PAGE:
by Claude Thomas

Claude Thomas
John 4:19-30

Introduction: In her own day, she was the object of scorn by people of her city. She was a social outcast and a moral failure. Her self-esteem must been lowest among the low. She would never have qualified as "Woman of the Year," "Queen for a Day," or "Mom of the Moment." Her character was flawed. Her sin was public. And her reputation was as bad as bad could be. Yet, she has become the subject of dramas, songs, and sermons. Why? She was changed by an encounter with Jesus.

Who was this woman who walks on the pages of history into the life of the contemporary church? She is known by Bible students as the "Samaritan woman" or the "woman at the well."

Jesus and His little band were traveling from Jerusalem to Galilee. Palestine was divided into three areas. The northern part was Galilee, the southern part was Judea, and the middle was Samaria.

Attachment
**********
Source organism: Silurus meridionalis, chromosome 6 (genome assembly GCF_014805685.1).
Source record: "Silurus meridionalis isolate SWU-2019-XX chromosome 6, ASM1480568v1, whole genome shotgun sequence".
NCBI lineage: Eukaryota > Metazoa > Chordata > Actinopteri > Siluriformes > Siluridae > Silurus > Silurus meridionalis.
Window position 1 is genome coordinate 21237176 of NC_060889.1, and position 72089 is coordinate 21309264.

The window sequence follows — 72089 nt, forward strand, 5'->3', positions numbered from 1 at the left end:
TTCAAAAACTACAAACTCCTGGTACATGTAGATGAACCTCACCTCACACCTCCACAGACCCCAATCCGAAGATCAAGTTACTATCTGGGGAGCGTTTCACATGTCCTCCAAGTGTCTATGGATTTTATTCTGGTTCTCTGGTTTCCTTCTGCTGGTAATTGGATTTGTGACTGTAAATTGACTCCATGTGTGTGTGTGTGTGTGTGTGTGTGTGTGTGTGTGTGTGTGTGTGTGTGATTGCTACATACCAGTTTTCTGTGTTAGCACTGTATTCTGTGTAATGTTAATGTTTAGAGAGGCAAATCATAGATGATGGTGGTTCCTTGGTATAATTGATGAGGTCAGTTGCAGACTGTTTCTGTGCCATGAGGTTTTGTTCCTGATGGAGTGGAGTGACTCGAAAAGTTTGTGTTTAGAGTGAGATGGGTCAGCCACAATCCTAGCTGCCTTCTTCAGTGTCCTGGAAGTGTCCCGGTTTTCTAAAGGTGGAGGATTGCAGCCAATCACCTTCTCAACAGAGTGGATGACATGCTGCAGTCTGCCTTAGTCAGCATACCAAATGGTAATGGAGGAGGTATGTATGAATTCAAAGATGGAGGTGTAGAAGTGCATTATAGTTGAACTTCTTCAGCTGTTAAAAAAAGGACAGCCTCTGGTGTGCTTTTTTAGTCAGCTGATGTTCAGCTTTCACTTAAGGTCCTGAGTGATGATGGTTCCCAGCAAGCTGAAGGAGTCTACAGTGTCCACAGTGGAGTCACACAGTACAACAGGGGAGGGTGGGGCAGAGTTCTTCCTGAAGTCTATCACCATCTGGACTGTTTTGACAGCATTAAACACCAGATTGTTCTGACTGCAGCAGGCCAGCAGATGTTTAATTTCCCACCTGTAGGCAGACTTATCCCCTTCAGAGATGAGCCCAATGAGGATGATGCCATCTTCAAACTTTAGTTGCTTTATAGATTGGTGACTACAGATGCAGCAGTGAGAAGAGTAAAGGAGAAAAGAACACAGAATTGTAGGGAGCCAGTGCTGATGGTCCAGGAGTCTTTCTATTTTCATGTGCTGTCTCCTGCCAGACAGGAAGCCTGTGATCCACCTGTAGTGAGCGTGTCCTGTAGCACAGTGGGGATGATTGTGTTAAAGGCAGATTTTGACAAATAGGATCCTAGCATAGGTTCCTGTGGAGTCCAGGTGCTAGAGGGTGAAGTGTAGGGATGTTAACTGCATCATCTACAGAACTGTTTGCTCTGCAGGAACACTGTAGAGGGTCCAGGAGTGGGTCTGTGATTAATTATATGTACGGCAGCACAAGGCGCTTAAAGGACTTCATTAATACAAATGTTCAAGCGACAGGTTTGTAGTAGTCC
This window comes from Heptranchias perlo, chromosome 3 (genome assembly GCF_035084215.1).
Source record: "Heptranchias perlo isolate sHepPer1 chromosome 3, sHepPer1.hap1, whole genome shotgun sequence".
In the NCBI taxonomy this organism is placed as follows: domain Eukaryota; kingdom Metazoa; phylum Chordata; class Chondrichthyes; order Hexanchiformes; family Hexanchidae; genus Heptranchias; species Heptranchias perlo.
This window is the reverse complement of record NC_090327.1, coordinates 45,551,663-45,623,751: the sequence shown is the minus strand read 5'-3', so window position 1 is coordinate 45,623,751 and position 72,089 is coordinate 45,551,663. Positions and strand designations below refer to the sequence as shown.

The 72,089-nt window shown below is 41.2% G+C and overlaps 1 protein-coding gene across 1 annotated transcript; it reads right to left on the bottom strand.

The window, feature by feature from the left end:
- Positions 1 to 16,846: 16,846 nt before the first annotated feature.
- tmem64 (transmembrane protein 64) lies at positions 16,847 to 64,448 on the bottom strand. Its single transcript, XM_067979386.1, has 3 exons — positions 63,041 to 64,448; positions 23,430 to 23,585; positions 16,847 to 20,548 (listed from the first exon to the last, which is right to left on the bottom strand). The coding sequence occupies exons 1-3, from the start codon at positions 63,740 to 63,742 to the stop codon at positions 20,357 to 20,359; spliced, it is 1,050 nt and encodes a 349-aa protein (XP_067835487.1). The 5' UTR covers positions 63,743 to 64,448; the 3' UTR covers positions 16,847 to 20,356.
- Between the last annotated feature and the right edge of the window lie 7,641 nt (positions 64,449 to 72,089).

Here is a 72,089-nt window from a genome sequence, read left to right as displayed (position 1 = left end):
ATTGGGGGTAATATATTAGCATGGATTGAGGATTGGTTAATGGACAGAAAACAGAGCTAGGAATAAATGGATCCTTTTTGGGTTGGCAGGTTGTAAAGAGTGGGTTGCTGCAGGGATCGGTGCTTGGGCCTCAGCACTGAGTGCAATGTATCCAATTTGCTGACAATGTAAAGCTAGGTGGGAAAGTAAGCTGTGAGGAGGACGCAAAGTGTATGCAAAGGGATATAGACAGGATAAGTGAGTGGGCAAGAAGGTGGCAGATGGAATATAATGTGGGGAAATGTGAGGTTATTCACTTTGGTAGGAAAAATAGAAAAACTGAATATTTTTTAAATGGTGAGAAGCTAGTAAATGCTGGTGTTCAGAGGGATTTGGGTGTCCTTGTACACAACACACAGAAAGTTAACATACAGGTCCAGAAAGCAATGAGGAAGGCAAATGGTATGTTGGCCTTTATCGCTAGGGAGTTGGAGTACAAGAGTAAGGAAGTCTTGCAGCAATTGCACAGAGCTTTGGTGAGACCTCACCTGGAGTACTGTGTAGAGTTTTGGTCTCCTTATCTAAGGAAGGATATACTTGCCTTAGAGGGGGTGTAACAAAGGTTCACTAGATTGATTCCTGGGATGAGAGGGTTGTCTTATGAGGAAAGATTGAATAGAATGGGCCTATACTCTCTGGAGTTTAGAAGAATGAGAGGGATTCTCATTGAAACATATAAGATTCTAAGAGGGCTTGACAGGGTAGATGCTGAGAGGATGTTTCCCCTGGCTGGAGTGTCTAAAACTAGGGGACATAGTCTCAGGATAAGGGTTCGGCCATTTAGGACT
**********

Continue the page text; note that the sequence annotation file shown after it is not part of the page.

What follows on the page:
Samaria was land of the northern kingdom of Israel. When Assyria conquered it in 722 BC, they deported the great majority of the population into other parts of the world. They transplanted other races into the northern kingdom, Samaria. These married the remaining Jews resulting in Samaritans. There was ancient hatred between Jews and Samaritans. Jews seldom traveled through Samaria because of intense hostility.

However, Jesus said, "Must go ..." As they approached Sychar, they stopped at a fork in the road. Jacob's well and Joseph's tomb were there. At straight-up noon, Jesus rested at the well. The disciples went to the city. A woman came to draw water. Jesus engaged her in conversation. John's record of the conversation and conversion has a wonderful word about true worshipers. So, we will learn what it means, adjust to the idea, attitude and action to be a true worshiper.

I. True Worshipers

Explanation: Worship scripturally
The Samaritans' worship was partial and polluted because that had only the Pentateuch and their traditi ...

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